Photo credit: ericfoltz/istockphoto

Average salary: $35,640
Adjusted for cost of living: $39,425
Take Alaska's oil money, put it in a tiny state in the contiguous United States and you get North Dakota. With a cost of living 8.5 percent below the national average and an average salary that ranks among the top 20 in the country even before adjustment, it's little surprise that North Dakota's low costs have given its salary value that ranks behind only Alaska, Massachusetts, and Washington.

Cleveland, Ohio
Photo credit: Sean Pavone/istockphoto

Average salary: $33,730
Adjusted for cost of living: $37,814
Ohio's average salary is middle of the pack, but gets a boost into the top 10 once factoring in just how inexpensive it is to live there: 11 percent lower than the national average, with even the cost of living in Cleveland falling around the average mark. That isn't stopping folks from leaving, though; Ohio also ranks among the top 10 for outbound moves.

old windmill and modern wind turbines in Oklahoma
Photo credit: cstar55/istockphoto

Average salary: $30,730
Adjusted for cost of living: $34,182
Any way you measure it, Oklahoma falls among the bottom half of U.S. salaries. But with a cost of living 11 percent lower than the national average, Oklahoma's average salary is worth more than a bigger average paycheck in Texas.

Columbia River from Rowena Crest Viewpoint Oregon
Photo credit: 4nadia/istockphoto

Average salary: $35,850
Adjusted for cost of living: $36,285
Oregon's cost of living falls just a little shy of the national average, but that's all that many people in costlier parts of the country need to hear. With no sales tax and an average salary that exceeds that of Illinois, Iowa, Indiana, New York, New Jersey, Texas, and Utah, Oregon is winning converts; 65 percent of moves are inbound.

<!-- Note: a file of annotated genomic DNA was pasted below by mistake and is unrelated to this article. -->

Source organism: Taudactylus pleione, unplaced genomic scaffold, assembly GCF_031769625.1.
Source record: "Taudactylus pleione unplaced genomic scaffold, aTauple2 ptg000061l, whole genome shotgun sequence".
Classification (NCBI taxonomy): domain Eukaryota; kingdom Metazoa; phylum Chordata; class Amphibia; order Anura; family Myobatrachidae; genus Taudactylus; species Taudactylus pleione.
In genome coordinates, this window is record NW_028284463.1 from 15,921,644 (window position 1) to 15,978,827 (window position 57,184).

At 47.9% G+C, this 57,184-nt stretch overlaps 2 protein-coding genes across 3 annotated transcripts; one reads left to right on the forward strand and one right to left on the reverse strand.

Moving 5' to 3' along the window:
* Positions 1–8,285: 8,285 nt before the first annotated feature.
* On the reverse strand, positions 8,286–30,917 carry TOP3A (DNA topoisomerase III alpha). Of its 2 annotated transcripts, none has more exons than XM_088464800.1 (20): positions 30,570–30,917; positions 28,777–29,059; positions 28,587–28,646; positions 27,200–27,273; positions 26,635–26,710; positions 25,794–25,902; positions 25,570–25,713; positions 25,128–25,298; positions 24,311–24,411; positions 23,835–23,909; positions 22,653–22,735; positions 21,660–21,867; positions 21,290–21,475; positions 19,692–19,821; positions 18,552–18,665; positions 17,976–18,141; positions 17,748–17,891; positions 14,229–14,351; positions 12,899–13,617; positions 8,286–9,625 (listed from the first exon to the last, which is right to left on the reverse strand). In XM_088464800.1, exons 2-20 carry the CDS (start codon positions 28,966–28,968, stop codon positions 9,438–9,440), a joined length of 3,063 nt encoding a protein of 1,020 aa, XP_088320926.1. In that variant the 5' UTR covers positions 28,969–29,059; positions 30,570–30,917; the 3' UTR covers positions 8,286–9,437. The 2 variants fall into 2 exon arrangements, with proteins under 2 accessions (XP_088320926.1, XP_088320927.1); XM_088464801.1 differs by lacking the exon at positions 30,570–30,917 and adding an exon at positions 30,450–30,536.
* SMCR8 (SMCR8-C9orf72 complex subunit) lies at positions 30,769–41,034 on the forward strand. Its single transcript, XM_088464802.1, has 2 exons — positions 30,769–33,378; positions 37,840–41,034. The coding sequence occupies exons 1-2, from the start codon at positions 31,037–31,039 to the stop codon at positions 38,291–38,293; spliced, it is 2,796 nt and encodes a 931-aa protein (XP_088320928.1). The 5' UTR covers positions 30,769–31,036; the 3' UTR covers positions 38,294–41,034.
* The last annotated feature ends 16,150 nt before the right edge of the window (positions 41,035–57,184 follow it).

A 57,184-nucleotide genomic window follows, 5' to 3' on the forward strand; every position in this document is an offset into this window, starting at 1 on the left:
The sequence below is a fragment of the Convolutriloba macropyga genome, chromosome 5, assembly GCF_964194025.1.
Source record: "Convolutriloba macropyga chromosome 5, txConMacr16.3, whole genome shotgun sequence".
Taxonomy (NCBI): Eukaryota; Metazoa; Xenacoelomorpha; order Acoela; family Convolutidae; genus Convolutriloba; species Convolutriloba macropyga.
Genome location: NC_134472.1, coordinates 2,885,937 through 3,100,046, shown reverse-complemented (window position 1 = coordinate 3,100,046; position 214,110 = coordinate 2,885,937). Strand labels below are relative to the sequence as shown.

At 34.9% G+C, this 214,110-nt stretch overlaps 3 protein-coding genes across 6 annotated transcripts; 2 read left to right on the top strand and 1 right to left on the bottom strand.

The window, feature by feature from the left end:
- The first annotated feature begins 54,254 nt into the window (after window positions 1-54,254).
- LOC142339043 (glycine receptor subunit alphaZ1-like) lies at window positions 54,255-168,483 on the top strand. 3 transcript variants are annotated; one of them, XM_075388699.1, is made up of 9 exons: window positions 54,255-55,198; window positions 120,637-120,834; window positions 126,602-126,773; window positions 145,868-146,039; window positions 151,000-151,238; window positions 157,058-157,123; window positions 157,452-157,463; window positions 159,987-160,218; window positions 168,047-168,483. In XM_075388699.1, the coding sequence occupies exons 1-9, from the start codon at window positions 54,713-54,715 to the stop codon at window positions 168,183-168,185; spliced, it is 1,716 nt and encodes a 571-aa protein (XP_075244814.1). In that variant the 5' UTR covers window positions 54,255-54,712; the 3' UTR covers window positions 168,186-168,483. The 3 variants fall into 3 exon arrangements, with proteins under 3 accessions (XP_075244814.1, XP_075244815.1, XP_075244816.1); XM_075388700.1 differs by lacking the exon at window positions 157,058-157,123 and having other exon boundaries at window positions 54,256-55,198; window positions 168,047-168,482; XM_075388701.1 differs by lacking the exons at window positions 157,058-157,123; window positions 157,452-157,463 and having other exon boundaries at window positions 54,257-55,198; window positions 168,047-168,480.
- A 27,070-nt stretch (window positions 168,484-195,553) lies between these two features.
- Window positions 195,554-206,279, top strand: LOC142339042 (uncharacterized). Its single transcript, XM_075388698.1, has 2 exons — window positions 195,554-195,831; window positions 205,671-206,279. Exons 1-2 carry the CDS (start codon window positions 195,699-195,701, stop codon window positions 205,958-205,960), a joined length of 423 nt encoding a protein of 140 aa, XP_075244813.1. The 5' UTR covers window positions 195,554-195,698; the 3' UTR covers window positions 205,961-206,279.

beautiful Philadelphia downtown skyline at sunset
Photo credit: f11photo/istockphoto

Average salary: $35,320
Adjusted for cost of living: $35,785
When you're next to some of the costliest states in the nation, a cost of living 1.4 percent below the national average only seems cheap. Adjusted for that cost of living, Pennsylvania's average salary exceeds those of New York and New Jersey.

Pawtuxet Village, Rhode Island
Photo credit: DenisTangneyJr/istockphoto

Average salary: $37,500
Adjusted for cost of living: $37,994
Rhode Island's cost of living is on par with the national average, but only looks like a bargain wedged between Connecticut and Massachusetts. That said, even after adjusting for that cost of living, a Rhode Island salary is worth less than what people in either of those neighboring states take home on average. That isn't helpful when property taxes aren't much less than theirs.